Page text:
[Free] Download this sock pattern as a pdf
All my newsletter subscribers will get this Bavarian sock pattern as a free welcome gift straight to their inbox.
Featured Image

Anyway, Go download the traditional Bavarian sock pattern and make sure to comment if you have any questions.

bavarian sock knitting pattern

24 thoughts on “Sock Knitting pattern with bavarian twisted stitches: Auf zur Dult”

  1. Norman, how do I get this pattern? I love to knit socks and this looks like fun. I already subscribe to your newsletter.

    • seems you are already subscribed to my newsletter. I am currently working on a members area where ppl can download existing patterns. thank you for your patience.

    • Hey Judy,

      then your email provider is blocking my emails and there is nothing I can do about that. YOU could reach out to them, etc…but probably not worth the effort.

  2. I plan to make these beautiful socks for myself as I have some very special wool and I know I wouldn’t throw the washer and dryer. I have a pair of socks on the needles right now that I need to finish first.

  3. Hi I love these socks! I downloaded the pattern and think I’ll have to resize it if I knit them as I always knit 48 stitches for my feet, I’ll think about this. However I have a question regarding twisting stitches at the beginning of the round which is actually driving me crazy for another pattern (discontinued) : when you have to cross 2 stitches and they are across the beginning of the round, how do you do this? I stop when I have one stitch left before beg of round, do the cable on the 2 stitches (last +first) and continue, but it gives me pain in the brain because it’s like the last stitch of the round lacks one row before the crossing, though I know tubular knitting is like a spiral… 😐 😬🆘
    Thanks! One day I’ll have the patience to knit these amazing socks

    • Hey Eve,

      I always shuffle stitches around. So, when I know I have two cross two stitches across the gap int he next round, I just knit one more additional stitch (or a couple of if i know the pattern is moving forward) with each needle.
      I don’t cross across gaps.

  4. Thank you for the beautiful pattern! This is my first exposure to Bavarian patterned knitting. This is mad, but I am going to try to adapt the pattern to a vest. I bought yarn in a similar shade but could not find a pattern that “spoke” to me until I saw the twisted stitches.

  5. Norman!!
    Love the socks. Messaged before I lived in Bavaria twice. Lived in Garmisch! Took the Zug to Munchen for Octoberfest. Love all the Dirndles and lederhosen. I drooled over the sweaters. Got a loden coat. Hiked the Zugspitze, Dreitortspitze, and the Waxenstein. Driving in to the area takes your breath away! I really, really liked it there. The houses are wonderful, too. I’m going to knit your socks now!!

  6. There is nothing about this sock pattern that I don’t LOVE, including the beautiful pistachio color. I’m not a sock knitter, but maybe one day …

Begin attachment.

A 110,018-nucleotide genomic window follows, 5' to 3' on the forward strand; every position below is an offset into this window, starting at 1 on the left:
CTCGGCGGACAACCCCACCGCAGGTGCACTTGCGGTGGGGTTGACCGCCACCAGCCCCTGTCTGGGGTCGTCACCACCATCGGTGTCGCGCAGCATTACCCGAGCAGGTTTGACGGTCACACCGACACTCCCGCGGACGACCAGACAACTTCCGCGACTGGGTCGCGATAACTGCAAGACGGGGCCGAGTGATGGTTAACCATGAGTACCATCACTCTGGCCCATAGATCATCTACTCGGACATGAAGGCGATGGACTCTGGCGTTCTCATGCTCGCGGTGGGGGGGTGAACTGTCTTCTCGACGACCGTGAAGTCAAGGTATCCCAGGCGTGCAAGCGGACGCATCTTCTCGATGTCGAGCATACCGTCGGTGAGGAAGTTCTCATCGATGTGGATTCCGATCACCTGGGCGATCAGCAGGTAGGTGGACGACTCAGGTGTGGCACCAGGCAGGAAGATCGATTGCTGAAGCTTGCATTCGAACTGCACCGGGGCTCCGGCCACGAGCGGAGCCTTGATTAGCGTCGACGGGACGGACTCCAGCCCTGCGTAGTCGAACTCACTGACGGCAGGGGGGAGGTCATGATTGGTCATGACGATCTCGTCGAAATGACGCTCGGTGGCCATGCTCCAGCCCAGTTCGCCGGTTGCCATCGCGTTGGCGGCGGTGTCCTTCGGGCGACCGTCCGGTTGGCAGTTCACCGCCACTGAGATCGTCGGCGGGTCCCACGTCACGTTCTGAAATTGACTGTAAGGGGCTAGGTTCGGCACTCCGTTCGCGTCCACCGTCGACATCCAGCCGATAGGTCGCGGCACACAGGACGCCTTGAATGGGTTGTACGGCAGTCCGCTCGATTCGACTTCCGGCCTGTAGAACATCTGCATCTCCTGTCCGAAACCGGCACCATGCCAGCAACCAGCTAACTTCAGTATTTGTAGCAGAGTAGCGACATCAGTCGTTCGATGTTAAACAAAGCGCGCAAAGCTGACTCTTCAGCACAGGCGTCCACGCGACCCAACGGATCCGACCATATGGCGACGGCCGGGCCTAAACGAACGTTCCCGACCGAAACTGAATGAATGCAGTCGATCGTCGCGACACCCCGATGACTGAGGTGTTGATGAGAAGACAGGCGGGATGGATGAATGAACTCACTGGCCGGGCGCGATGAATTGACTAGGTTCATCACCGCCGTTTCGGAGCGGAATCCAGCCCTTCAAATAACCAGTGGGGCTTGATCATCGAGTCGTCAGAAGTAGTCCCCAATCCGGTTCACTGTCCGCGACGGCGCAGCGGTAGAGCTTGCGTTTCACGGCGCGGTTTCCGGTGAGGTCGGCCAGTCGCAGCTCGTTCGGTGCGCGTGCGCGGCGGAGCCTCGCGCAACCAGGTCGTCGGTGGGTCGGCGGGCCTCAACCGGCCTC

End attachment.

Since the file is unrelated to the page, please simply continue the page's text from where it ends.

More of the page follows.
7. Hey Norman
    Thank you very much for providing the sock pattern. I haven’t started yet, it will be a Christmas present for my son. I know how to knit cables, although your advice to knit with crossed Bavarian stitches is really very beautiful and practical.
    Sincerely. Marina

  8. Thanks so much for sharing this interesting pattern and all its support materials, Norman! Fascinating!
    I wonder if you can solve this tangle for me though?
    I have knitted a swatch of the pattern in the round, including a mirrored half in reverse order (as you suggest for the other side of the sock). But strangely, the half in reverse order is fine, but the straightforward (right to left) half is jumbled. (Actually, the diamond pattern seems to be inside the tube, against a background of ‘knit’ stitches.) Clueless – can you suggest what’s amiss please?

    • i am unsure why you would knit two swatches. On top of that, you only reverse the cable crosses (so instead of left, you do right) – nothing else

      • Just the one round swatch, consisting of three diamonds reading Right to Left (as in order of the stitches on the pattern) and then three diamonds following the stitches Left to Right, as if for the other side of the sock. I think this is what you instruct on p.6 “once you’ve finished a row… start reading from L to R one more time”.??
        If anything, I would have expected this reverse order to be wrong, yet it looks perfect. But the basic R to L stitches are the jumble, even though I have followed your Bavarian stitch tutorial precisely…
        Only been doing this game six months, 99% taught by your tutorials. Very grateful nonetheless! 😃

        • You have to adjust those crosses as well and cross in the exact other direction. Either way, you can just knit two idential socks and it will be just as fine.

          • Aahh – have finally found the difficulty! Because this clever top-down pattern is numbered from the TOP, the raised lines in the pattern do not join up if you follow the symbols exactly… You have to reverse them L-R, R-L.
            Thankfully, you can read them ‘as they look’ when continuing on to the other mirrored side of the sock, and coming backwards along the row. Never come across that before… Now I can relax ☺️